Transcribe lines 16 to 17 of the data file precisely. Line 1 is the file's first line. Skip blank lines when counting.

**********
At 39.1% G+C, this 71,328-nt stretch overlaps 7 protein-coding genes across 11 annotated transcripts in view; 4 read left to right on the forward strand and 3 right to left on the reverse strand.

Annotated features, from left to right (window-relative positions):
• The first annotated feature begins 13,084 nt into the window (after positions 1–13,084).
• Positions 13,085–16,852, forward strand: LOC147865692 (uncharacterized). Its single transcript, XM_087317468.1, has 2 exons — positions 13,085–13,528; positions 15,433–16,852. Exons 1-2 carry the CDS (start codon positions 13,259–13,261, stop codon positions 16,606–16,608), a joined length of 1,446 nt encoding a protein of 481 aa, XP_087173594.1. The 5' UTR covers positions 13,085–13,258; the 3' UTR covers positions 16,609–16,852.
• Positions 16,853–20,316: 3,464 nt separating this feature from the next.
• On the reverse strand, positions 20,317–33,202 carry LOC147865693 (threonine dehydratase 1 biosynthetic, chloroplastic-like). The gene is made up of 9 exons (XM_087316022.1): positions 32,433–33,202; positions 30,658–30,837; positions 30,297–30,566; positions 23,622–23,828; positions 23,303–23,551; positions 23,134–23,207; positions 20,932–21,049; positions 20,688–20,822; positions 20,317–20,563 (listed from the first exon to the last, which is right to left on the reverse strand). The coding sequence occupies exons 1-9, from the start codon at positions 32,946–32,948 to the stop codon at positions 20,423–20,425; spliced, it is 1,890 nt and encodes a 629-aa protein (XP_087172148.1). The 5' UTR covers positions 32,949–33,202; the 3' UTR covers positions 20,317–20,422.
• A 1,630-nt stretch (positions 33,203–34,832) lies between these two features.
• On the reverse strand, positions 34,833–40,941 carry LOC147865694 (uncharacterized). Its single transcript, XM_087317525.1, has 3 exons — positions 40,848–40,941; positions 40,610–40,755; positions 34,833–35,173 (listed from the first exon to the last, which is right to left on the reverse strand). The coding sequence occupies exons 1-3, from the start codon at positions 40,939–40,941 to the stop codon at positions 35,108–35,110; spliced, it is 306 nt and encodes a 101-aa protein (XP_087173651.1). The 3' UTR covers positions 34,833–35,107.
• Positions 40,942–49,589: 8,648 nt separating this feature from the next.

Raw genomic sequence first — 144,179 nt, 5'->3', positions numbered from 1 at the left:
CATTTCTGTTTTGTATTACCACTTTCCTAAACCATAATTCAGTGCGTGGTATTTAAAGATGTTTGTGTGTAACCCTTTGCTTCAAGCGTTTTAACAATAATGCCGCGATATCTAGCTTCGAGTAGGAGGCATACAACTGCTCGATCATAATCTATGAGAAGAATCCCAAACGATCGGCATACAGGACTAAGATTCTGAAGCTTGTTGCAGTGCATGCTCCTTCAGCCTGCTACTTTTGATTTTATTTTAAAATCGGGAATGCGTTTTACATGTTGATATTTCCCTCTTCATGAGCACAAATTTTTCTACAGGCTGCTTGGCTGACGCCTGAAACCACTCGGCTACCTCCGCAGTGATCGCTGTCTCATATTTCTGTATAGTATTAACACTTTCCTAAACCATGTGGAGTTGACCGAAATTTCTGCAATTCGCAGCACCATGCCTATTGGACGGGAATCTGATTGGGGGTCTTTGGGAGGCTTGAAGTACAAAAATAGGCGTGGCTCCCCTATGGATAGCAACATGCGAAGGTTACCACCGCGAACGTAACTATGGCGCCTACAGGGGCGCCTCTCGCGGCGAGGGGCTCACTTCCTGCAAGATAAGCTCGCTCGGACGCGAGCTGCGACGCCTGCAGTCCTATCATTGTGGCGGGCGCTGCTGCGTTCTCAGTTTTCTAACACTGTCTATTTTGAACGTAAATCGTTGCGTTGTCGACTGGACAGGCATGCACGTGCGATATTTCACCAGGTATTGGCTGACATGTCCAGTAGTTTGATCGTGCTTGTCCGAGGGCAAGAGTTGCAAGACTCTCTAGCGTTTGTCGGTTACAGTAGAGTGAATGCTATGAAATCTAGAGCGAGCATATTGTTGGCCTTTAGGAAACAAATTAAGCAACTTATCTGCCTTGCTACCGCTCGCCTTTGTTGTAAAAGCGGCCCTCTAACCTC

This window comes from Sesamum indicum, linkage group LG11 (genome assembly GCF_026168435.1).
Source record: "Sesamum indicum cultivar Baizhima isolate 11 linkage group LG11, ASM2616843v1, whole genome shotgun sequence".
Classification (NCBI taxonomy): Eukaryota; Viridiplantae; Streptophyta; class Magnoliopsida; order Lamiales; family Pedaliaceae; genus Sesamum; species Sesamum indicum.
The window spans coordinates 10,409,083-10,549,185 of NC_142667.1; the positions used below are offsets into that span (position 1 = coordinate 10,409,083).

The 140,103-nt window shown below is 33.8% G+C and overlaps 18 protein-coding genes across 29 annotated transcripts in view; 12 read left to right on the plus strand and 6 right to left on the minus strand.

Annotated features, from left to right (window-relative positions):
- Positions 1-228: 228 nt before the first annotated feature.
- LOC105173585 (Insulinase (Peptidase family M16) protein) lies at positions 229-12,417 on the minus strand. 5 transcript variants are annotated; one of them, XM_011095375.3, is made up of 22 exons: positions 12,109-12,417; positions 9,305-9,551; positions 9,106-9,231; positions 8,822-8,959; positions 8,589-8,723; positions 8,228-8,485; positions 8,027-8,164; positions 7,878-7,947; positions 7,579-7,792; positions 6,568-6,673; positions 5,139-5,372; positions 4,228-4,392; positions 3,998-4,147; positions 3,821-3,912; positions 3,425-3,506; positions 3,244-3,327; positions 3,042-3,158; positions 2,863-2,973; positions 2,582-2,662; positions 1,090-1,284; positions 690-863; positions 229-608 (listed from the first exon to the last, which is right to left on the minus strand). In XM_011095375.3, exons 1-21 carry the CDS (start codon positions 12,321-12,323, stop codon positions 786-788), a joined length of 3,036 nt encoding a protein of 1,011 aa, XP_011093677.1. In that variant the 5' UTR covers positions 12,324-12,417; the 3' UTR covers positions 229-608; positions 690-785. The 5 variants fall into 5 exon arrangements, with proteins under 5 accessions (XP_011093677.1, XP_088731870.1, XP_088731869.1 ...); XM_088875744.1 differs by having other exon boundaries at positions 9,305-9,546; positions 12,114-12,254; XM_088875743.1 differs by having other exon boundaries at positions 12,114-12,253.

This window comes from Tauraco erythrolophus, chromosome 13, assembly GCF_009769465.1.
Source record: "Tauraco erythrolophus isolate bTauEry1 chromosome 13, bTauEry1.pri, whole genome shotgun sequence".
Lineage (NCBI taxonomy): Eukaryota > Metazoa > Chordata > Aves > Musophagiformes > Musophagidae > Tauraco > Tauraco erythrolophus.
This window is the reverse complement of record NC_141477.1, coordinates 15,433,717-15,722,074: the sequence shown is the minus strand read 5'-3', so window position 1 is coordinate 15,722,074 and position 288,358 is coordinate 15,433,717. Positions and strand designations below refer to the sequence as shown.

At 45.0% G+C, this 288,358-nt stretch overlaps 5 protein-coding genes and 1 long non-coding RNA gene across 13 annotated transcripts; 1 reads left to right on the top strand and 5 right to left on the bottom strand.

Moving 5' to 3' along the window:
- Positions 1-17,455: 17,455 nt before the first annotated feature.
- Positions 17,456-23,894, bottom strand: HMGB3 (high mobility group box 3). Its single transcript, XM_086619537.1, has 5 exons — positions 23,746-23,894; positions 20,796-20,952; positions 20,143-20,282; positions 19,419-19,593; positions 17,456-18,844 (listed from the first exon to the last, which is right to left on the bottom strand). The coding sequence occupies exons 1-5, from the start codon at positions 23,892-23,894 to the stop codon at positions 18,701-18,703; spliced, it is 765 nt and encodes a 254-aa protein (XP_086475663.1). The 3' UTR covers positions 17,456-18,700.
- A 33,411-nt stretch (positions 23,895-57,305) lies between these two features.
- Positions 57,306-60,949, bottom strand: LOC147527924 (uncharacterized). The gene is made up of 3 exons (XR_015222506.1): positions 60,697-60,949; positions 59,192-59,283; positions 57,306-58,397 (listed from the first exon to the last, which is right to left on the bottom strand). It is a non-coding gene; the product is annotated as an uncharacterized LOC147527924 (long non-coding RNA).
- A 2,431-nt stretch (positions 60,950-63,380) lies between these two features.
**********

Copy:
The 140,103-nt window shown below is 33.8% G+C and overlaps 18 protein-coding genes across 29 annotated transcripts in view; 12 read left to right on the plus strand and 6 right to left on the minus strand.

Annotated features, from left to right (window-relative positions):